A key problem with Ramsey-sentence realism is that though a Ramsey-sentence of a theory may be empirically inadequate, and hence false, if it is empirically adequate (if, that is, the structure of observable phenomena is embedded in one of its models), then it is bound to be true. For, as Max Newman (1928) first noted in relation to Russell’s (1927) structuralism, given some cardinality constraints, it is guaranteed that there is an interpretation of the variables of \(^{R}T\) in the theory’s intended domain. [ 9 ]

More recently, David Papineau (2010) has argued that if we identify the theory with its Ramsey-sentence, it can be argued that past theories are approximately true if there are entities which satisfy, or nearly satisfy, their Ramsey-sentences. The advantage of this move, according to Papineau, is that the issue of referential failure is bypassed when assessing theories for approximate truth, since the Ramsey sentence replaces the theoretical terms with existentially bound variables. But as Papineau (2010: 381) admits, the force of the historical challenge to realism is not thereby thwarted. For it may well be the case that the Ramsey-sentences of most past theories are not satisfied (not even nearly so). [ 10 ]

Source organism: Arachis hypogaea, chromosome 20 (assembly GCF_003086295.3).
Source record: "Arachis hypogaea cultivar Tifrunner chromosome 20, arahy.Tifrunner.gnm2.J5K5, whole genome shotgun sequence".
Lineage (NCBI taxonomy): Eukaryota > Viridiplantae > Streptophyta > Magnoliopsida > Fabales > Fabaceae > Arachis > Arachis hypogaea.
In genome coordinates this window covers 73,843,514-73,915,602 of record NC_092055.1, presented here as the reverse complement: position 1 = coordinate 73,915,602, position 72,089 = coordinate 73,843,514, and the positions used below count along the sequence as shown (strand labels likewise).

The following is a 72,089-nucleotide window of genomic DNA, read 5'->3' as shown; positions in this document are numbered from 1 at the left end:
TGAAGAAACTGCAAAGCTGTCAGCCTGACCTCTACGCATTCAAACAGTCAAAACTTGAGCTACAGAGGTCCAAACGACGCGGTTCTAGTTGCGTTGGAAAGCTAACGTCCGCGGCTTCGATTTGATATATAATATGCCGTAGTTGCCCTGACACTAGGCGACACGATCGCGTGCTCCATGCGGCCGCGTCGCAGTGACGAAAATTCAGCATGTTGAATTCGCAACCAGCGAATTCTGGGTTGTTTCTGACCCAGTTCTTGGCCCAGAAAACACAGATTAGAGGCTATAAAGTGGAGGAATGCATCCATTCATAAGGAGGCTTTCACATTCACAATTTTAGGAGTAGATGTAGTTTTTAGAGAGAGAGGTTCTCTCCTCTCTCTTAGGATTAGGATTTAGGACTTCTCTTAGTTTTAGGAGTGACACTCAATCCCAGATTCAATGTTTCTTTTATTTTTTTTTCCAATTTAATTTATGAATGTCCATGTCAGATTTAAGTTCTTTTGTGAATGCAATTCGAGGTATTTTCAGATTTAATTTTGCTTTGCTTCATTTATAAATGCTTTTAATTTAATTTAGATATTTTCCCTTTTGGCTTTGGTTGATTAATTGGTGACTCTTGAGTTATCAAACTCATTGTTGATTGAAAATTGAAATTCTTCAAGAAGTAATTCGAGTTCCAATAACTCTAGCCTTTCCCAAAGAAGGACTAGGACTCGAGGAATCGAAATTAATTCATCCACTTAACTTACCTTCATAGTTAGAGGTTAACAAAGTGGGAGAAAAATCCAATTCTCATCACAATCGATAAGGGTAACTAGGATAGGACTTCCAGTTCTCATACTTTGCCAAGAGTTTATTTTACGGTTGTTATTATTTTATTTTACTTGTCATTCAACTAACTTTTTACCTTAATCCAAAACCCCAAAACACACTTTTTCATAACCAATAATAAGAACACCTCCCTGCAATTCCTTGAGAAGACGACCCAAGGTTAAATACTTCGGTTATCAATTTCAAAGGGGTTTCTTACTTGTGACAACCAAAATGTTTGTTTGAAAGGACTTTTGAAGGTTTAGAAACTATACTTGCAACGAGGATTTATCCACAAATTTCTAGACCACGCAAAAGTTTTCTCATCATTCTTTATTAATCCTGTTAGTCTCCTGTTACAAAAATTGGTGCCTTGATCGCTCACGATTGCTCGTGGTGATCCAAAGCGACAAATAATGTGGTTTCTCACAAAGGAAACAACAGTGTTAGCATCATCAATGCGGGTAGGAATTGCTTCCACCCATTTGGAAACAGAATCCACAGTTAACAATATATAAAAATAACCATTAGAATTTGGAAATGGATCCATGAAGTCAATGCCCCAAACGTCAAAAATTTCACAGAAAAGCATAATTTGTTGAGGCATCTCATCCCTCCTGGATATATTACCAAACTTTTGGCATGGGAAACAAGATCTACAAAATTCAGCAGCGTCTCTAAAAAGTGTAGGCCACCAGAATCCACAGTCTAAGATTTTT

In the more recent literature, there has been considerable debate as to how exactly we should understand PI. There are those, like Anjan Chakravartty who take it that PI is an Induction. He says:

PI can … be described as a two-step worry. First, there is an assertion to the effect that the history of science contains an impressive graveyard of theories that were previously believed [to be true], but subsequently judged to be false … Second, there is an induction on the basis of this assertion, whose conclusion is that current theories are likely future occupants of the same graveyard. (2008: 152)

Yet, it is plausible to think that qua an inductive argument, history-based pessimism is bound to fail. The key point here is that the sampling of theories which constitute the inductive evidence is neither random nor otherwise representative of theories in general.